To Contain Ebola in W/A, USAID, CDC Announce Additional Assistance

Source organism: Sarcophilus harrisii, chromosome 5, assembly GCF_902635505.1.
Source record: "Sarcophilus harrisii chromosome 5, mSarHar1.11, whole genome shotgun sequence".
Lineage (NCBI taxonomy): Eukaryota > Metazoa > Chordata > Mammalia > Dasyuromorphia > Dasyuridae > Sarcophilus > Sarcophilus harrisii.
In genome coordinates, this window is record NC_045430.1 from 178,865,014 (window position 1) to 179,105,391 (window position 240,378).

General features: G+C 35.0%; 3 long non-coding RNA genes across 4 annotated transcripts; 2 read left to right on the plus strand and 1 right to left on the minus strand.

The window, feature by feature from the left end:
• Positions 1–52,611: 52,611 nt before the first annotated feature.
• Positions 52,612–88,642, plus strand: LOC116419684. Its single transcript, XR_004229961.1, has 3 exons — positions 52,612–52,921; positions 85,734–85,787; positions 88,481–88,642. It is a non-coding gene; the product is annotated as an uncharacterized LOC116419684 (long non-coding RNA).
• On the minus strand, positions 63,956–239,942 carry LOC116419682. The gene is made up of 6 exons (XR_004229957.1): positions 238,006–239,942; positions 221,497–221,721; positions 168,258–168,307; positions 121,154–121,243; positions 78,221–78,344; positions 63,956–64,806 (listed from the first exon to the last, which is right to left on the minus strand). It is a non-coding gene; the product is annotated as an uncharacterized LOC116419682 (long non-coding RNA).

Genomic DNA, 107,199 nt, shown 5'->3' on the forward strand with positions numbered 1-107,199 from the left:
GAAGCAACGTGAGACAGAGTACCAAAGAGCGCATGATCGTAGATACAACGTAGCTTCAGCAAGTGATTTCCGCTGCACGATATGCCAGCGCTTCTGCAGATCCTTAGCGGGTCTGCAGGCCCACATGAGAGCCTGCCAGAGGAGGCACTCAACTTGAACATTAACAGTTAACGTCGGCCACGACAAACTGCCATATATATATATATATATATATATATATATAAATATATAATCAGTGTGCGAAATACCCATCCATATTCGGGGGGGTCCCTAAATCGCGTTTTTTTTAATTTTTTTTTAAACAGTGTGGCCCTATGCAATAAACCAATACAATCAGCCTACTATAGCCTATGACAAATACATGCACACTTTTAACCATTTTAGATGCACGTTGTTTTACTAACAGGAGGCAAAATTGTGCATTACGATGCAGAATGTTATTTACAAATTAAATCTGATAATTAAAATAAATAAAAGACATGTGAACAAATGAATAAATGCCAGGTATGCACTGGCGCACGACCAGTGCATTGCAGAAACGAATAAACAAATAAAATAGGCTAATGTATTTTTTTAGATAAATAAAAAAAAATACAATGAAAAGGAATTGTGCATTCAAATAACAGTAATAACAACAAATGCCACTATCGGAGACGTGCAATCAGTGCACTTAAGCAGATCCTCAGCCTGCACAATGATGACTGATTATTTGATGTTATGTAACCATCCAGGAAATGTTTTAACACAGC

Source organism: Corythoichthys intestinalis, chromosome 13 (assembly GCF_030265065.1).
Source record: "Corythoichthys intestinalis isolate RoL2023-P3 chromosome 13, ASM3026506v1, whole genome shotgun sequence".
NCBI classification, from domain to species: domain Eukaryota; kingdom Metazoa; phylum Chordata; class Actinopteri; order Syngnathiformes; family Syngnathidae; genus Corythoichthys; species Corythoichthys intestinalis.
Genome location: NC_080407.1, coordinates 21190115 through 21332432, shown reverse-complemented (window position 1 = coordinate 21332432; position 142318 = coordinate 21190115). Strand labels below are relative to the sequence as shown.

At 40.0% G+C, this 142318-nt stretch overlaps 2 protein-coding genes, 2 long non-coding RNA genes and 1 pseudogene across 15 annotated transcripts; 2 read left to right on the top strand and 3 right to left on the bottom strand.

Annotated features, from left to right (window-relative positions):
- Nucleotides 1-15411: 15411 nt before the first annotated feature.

first_imgThe United States Agency for International Development (USAID) says it will be deploying a Disaster Assistance Response Team (DART) to West Africa to coordinate the U.S. Government’s response to the Ebola outbreak.The outbreak has so far sickened more than 1,600 people, and nearly 900 have died from the disease.The team, according to a U.S Embassy statement issued yesterday in Monrovia, will comprise staff from Agency’s Office of U.S. Foreign Disaster Assistance, who will be overseeing critical areas of the response.The response will include  planning, operations, logistics in coordination with other federal agencies, among them the U.S. Departments of Defense and Health and Human Services.Members of the Center for Disease Control and Prevention (CDC) will also serve on the DART to lead on public health and medical response activities, the statement has confirmed.USAID has also announced an additional US$5 million in assistance to help ramp up the international community’s Ebola response efforts.Specifically, the statement said, the funding will go toward the expansion of Ebola outbreak programs, which the Agency is already supporting in Guinea, Sierra Leone, and Liberia.Accordingly, these programs help trace people who may be infected with the disease, as well as provide health clinics and households with hygiene kits, soap, bleach, gloves, masks, and other supplies to help prevent the spread of disease.USAID is also supporting outreach campaigns to provide information on Ebola and its symptoms to the general public and health workers in affected countries that may not be familiar with the disease.The statement said that these messages are being conveyed through radio, text messages, and through local media.In addition to the new funding, USAID has provided US$2.1 million to the United Nations (UN), World Health Organization and the United Nations Children’s Educational Fund (UNICEF) for the deployment of more than 30 technical experts, and other Ebola response efforts.The USAID is primarily responsible for administering civilian foreign aid in response to President Obama’s pledge in his last year’s State of the Union Address to “join with our allies to eradicate extreme poverty, and other diseases in the next two decades.”It has adopted as its mission statement “to partner to end extreme poverty and to promote resilient, democratic societies, while advancing the security and prosperity of the United States.President John F. Kennedy, in whose memory Liberia’s  major referral hospital, the JFK Medical Center, is  named, created USAID in 1961 by executive order to implement development assistance programs in the areas authorized by the Congress in the Foreign Assistance Act.  America’s development assistance before 1961 was channeled through the International Cooperation Administration (ICA).Share this:Click to share on Twitter (Opens in new window)Click to share on Facebook (Opens in new window)last_img read more